It’s Complex

Cholesterol is a complex topic, which may be difficult to understand. Although cholesterol was known to exist in 1770, research on its structure was not conducted until the early 1900’s. It was not until the 1930’s the correct structure of the cholesterol molecule was ascertained. The final stage of research about synthesizing of the cholesterol compound was not completed until 1951 by American chemist, Robert B. Woodward.

It’s Fatty

Cholesterol is a fatty lipid, which are a broad class of organic products found in living systems, and is located in cell membranes and transported by blood plasma. Cell membranes, also known as plasma membranes, are barriers inside or surrounding a cell. Blood plasma is a yellow liquid component comprised of 90 percent water in which blood cells are suspended. It is about 60 percent of your total blood volume. It is mostly incapable of disintegration in water, but can be dispersed in some organic substances.

Facts about cholesterol

It is a steroid, which is a fat-soluble organic compound. Cholesterol is found in your brain, spinal cord and liver in large accumulations. The liver is the most important site where cholesterol is biosynthesized, a phenomenon which takes place when chemical compounds are produced from simpler substances or compounds. Biosynthesis can also take place in your adrenal glands and reproductive organs. Biosynthesis takes place in living organisms and is essential for metabolism.

It is produced from acetic acid by a process of enzymatic reactions. Synthesize means a process where the union of two or more elements results in the formation of a new component. Acetic acid occurs naturally in body fluids. It is a molecule which is an originator to other biologically important molecules. A molecule is the smallest physical unit of an element or compound.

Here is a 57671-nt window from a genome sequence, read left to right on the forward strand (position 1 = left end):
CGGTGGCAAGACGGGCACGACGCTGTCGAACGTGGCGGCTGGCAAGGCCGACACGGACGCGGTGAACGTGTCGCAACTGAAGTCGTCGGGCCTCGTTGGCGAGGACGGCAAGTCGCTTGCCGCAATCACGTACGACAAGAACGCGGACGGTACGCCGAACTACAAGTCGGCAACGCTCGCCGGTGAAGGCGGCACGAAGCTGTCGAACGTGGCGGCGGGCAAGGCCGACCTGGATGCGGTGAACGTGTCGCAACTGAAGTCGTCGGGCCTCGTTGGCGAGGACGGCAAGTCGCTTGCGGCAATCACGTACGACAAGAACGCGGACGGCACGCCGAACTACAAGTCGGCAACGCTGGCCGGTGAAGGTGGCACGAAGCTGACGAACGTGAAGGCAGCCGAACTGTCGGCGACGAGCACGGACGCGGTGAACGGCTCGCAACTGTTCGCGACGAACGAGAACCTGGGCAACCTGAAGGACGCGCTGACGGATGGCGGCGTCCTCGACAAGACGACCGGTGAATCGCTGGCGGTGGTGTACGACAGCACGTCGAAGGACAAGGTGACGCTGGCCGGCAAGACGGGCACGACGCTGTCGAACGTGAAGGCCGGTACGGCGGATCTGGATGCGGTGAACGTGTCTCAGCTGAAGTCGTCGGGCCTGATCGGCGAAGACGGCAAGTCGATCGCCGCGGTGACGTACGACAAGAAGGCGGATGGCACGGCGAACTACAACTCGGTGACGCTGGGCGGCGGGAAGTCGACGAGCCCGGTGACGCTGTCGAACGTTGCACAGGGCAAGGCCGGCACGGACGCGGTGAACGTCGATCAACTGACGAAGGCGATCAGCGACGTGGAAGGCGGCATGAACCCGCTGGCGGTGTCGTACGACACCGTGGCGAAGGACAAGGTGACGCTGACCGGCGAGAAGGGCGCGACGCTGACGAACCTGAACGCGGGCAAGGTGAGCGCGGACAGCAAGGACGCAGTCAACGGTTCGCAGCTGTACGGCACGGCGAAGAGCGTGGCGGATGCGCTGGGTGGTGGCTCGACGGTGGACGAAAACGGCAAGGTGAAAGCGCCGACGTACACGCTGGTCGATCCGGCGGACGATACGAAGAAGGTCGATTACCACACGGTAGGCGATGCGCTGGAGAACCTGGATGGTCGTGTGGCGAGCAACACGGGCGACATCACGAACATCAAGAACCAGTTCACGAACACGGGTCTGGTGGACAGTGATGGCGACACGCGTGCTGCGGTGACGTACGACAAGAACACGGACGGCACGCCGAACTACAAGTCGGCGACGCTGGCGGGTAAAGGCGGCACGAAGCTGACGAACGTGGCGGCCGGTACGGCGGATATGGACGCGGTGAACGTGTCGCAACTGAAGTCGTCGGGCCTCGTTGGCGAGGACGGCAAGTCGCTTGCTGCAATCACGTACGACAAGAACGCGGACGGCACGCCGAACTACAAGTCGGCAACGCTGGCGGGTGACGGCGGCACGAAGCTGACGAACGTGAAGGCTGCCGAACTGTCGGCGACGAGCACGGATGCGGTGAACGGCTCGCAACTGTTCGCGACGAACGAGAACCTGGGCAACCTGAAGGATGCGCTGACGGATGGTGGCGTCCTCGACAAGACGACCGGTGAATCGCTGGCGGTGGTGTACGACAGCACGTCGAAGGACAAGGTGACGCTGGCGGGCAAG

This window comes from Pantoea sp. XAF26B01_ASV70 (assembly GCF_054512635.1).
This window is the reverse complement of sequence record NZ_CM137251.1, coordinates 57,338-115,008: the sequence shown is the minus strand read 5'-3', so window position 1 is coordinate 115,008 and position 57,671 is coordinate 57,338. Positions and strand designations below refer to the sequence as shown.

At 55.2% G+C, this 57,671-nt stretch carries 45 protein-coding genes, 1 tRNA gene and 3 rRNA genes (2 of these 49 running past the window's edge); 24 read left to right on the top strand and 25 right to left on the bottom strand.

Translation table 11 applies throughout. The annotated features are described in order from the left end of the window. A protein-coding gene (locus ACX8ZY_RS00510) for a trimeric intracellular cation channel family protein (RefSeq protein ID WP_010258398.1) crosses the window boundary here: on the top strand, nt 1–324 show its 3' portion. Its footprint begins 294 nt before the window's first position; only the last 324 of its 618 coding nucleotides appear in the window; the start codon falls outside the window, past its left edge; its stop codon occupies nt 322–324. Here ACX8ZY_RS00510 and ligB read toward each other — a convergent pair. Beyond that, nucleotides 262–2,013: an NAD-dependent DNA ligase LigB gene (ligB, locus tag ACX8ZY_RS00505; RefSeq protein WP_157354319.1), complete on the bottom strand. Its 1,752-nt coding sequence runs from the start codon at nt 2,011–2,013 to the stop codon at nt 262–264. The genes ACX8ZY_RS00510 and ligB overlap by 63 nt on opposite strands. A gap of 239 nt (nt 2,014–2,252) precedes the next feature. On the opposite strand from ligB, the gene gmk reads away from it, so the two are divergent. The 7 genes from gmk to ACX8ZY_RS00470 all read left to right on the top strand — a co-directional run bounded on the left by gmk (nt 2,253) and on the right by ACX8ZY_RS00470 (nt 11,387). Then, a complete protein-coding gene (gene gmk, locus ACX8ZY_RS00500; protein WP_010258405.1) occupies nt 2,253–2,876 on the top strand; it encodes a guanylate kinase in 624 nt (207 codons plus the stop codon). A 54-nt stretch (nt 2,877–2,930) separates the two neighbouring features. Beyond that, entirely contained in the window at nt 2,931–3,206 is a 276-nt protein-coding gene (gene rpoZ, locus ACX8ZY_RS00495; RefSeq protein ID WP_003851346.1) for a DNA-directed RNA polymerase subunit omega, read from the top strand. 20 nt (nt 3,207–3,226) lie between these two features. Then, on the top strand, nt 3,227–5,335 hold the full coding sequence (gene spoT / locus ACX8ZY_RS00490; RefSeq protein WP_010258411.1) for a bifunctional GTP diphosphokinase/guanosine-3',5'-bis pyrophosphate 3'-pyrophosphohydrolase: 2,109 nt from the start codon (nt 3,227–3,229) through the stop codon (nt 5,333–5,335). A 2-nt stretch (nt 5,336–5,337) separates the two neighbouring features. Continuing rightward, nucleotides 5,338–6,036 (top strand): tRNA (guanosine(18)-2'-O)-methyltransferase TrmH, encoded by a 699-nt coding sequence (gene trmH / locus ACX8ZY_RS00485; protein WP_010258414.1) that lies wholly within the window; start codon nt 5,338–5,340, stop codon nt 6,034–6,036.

Enzymes are biomolecules that increase the rate of chemical reactions. Most enzymes are proteins. In an enzymatic reaction, an enzyme changes molecules from one form into another.

It is a primary precursor for the synthesis of Vitamin D3, steroid hormones in the adrenal glands and sex hormones. Adrenal glands are located above the kidneys and their function is to regulate your stress response through production of these steroid hormones.


It is categorized as a sterol. It is the primary sterol synthesized by animals. Sterols, also known as steroid alcohols, are a subgroup of steroids.

It is excreted almost entirely from the liver in a secretion called bile. Bile is a bitter alkaline yellow, brown or green fluid composed of many elements, including cholesterol, that helps food digestion by neutralizing stomach acid. If bile does not flow properly, you will suffer from digestive disturbances and, possibly, jaundice.

However, cholesterol can also crystallize in the gall bladder in the form of gallstones. The size of gallstones can be anywhere from a grain of sand to a golf ball. Gallstones from cholesterol are usually green, but also may be white or yellow.

Essential to Life

If you take away nothing else from this article, remember this: it is actually necessary for life. It’s an excess of it – and the ‘wrong’ type – that seems to be the problem. That means you don’t have to panic if your levels are higher than they should be. You just have to educate yourself and take some simple, but sensible steps to correct the situation.